So, Abena was how I introduced myself to the small community of Mensakrom, who greeted us in turn with vibrant music and singing, as well as a taste of their local palm wine. Mensakrom is one of the 1400 village societies that make up Ghana’s foremost Fairtrade co-operative, Kuapa Kokoo.

Kuapa is well known to many Fairtraders as the only cocoa farmers’ co-op that owns their own 100% Fairtrade chocolate brand, 
Divine Chocolate, now sold in both the UK and US. Over the last 18 months, Kuapa have increased their total Fairtrade sales each year from roughly 5,000 tonnes to 20,000 tonnes as a result of Cadbury Dairy Milk going Fairtrade. The increased premiums from all of these sales have meant that Kuapa has now got more people providing agricultural training to farmers, a mobile team of doctors travelling round the communities (they’ve visited 1000 farmers already), and this year they were able to triple the end of harvest bonus payment to every single one of their members.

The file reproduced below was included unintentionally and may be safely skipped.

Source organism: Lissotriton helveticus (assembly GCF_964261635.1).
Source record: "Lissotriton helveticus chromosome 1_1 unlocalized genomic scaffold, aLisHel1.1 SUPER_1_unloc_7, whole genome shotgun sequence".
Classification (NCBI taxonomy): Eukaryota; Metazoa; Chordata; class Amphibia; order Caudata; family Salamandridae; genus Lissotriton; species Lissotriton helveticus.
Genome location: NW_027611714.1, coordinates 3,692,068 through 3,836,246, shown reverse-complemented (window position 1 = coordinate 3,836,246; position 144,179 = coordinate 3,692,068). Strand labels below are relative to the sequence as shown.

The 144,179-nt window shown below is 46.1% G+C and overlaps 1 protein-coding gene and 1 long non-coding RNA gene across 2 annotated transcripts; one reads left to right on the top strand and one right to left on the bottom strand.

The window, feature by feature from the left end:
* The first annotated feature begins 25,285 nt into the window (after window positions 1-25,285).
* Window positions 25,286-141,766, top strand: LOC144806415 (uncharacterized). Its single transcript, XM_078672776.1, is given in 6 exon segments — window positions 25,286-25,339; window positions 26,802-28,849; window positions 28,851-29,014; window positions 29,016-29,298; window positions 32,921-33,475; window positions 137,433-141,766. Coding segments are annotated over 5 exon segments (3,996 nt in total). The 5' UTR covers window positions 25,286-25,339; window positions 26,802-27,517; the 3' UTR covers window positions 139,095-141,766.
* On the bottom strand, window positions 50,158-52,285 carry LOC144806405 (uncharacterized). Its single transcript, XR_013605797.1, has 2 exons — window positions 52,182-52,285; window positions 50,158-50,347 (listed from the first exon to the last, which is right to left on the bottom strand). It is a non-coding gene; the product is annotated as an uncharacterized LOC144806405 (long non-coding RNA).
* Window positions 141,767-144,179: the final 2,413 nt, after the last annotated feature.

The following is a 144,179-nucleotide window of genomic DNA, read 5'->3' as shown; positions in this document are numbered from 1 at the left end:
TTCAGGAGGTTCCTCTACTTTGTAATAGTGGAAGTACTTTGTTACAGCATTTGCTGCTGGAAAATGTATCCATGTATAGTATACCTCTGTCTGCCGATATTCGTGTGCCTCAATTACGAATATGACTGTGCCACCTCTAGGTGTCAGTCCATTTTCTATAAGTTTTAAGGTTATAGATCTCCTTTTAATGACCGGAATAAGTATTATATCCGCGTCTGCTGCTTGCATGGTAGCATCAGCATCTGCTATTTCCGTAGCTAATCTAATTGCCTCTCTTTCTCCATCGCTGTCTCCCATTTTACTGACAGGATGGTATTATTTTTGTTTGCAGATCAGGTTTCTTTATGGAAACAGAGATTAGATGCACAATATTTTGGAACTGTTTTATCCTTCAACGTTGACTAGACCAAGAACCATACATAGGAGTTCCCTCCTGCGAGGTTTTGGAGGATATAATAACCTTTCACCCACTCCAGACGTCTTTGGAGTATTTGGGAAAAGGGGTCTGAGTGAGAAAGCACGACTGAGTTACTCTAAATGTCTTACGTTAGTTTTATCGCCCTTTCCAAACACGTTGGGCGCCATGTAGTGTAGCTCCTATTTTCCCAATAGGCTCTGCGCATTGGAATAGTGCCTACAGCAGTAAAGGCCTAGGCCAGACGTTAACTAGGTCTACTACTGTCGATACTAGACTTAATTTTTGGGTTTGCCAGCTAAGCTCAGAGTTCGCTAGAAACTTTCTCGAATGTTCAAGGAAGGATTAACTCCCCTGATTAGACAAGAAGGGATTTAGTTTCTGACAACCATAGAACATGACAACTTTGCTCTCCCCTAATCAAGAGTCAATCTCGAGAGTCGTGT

I was also delighted to meet Kuapa Kokoo’s first ever woman President, Christiana Ohene Agyare, who was elected in a landslide victory at Kuapa’s recent AGM, attended by more than 2500 representatives of the village groups (thanks to Divine Chocolate for this pic of the inaugural moment). She told me that what she hopes to achieve in her four-year term of office is for the volume of quality cocoa to ‘grow and grow and grow’ and is confident her own crop this year will be 25% up on last year. She also hopes to empower all the women cocoa growers both in their village communities and at every level of Kuapa’s work. Her own election seems a pretty good sign they're already well on the way to doing that.  In fact in everything they do, from cocoa growing to running democratic and inclusive village cooperatives, Kuapa aim to be 'papa paa' - the best of the best.

Shortly before I left, I was chatting to 17-year-old Stephen Tawiah who wanted people to know the difference Kuapa is making in the villages. Stephen wants to be a journalist – and has sent you all a short video message here.